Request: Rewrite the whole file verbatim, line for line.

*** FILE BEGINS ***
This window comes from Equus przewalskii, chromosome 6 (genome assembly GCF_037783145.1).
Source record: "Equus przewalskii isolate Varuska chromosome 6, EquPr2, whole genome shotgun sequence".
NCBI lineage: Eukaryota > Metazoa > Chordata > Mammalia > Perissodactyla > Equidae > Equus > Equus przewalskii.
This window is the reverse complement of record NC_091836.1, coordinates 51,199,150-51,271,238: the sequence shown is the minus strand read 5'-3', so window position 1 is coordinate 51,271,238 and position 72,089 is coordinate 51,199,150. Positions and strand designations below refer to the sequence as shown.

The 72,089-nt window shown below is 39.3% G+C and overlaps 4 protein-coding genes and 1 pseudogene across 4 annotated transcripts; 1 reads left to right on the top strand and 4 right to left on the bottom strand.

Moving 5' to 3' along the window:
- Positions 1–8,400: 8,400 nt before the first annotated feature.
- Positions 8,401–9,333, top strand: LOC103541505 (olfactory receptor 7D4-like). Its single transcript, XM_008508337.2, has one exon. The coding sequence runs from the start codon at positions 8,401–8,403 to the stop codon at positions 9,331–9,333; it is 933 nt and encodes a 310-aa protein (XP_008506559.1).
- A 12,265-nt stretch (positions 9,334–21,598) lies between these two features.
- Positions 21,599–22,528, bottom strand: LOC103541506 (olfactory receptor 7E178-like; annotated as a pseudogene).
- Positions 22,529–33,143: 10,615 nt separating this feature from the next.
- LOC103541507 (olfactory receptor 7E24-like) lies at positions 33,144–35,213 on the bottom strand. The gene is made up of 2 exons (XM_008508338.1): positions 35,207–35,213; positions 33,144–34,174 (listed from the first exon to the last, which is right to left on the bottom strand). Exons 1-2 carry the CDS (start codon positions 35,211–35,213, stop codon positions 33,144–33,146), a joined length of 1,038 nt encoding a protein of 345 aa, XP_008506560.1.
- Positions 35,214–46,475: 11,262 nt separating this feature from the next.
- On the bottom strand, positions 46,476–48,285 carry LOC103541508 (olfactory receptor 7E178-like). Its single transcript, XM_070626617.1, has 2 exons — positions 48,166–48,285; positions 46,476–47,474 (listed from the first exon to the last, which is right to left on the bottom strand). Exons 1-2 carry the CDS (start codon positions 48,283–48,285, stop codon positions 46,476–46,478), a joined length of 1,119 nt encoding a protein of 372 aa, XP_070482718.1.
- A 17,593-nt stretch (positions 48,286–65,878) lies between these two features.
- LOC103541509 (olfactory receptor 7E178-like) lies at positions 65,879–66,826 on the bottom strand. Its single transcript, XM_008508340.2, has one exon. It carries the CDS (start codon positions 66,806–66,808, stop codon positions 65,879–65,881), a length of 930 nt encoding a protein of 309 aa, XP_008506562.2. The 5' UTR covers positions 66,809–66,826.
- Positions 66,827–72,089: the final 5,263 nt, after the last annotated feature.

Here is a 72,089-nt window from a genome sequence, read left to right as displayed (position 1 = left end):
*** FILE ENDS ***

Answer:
This window comes from Equus przewalskii, chromosome 6 (genome assembly GCF_037783145.1).
Source record: "Equus przewalskii isolate Varuska chromosome 6, EquPr2, whole genome shotgun sequence".
NCBI lineage: Eukaryota > Metazoa > Chordata > Mammalia > Perissodactyla > Equidae > Equus > Equus przewalskii.
This window is the reverse complement of record NC_091836.1, coordinates 51,199,150-51,271,238: the sequence shown is the minus strand read 5'-3', so window position 1 is coordinate 51,271,238 and position 72,089 is coordinate 51,199,150. Positions and strand designations below refer to the sequence as shown.

The 72,089-nt window shown below is 39.3% G+C and overlaps 4 protein-coding genes and 1 pseudogene across 4 annotated transcripts; 1 reads left to right on the top strand and 4 right to left on the bottom strand.

Moving 5' to 3' along the window:
- Positions 1–8,400: 8,400 nt before the first annotated feature.
- Positions 8,401–9,333, top strand: LOC103541505 (olfactory receptor 7D4-like). Its single transcript, XM_008508337.2, has one exon. The coding sequence runs from the start codon at positions 8,401–8,403 to the stop codon at positions 9,331–9,333; it is 933 nt and encodes a 310-aa protein (XP_008506559.1).
- A 12,265-nt stretch (positions 9,334–21,598) lies between these two features.
- Positions 21,599–22,528, bottom strand: LOC103541506 (olfactory receptor 7E178-like; annotated as a pseudogene).
- Positions 22,529–33,143: 10,615 nt separating this feature from the next.
- LOC103541507 (olfactory receptor 7E24-like) lies at positions 33,144–35,213 on the bottom strand. The gene is made up of 2 exons (XM_008508338.1): positions 35,207–35,213; positions 33,144–34,174 (listed from the first exon to the last, which is right to left on the bottom strand). Exons 1-2 carry the CDS (start codon positions 35,211–35,213, stop codon positions 33,144–33,146), a joined length of 1,038 nt encoding a protein of 345 aa, XP_008506560.1.
- Positions 35,214–46,475: 11,262 nt separating this feature from the next.
- On the bottom strand, positions 46,476–48,285 carry LOC103541508 (olfactory receptor 7E178-like). Its single transcript, XM_070626617.1, has 2 exons — positions 48,166–48,285; positions 46,476–47,474 (listed from the first exon to the last, which is right to left on the bottom strand). Exons 1-2 carry the CDS (start codon positions 48,283–48,285, stop codon positions 46,476–46,478), a joined length of 1,119 nt encoding a protein of 372 aa, XP_070482718.1.
- A 17,593-nt stretch (positions 48,286–65,878) lies between these two features.
- LOC103541509 (olfactory receptor 7E178-like) lies at positions 65,879–66,826 on the bottom strand. Its single transcript, XM_008508340.2, has one exon. It carries the CDS (start codon positions 66,806–66,808, stop codon positions 65,879–65,881), a length of 930 nt encoding a protein of 309 aa, XP_008506562.2. The 5' UTR covers positions 66,809–66,826.
- Positions 66,827–72,089: the final 5,263 nt, after the last annotated feature.

Here is a 72,089-nt window from a genome sequence, read left to right as displayed (position 1 = left end):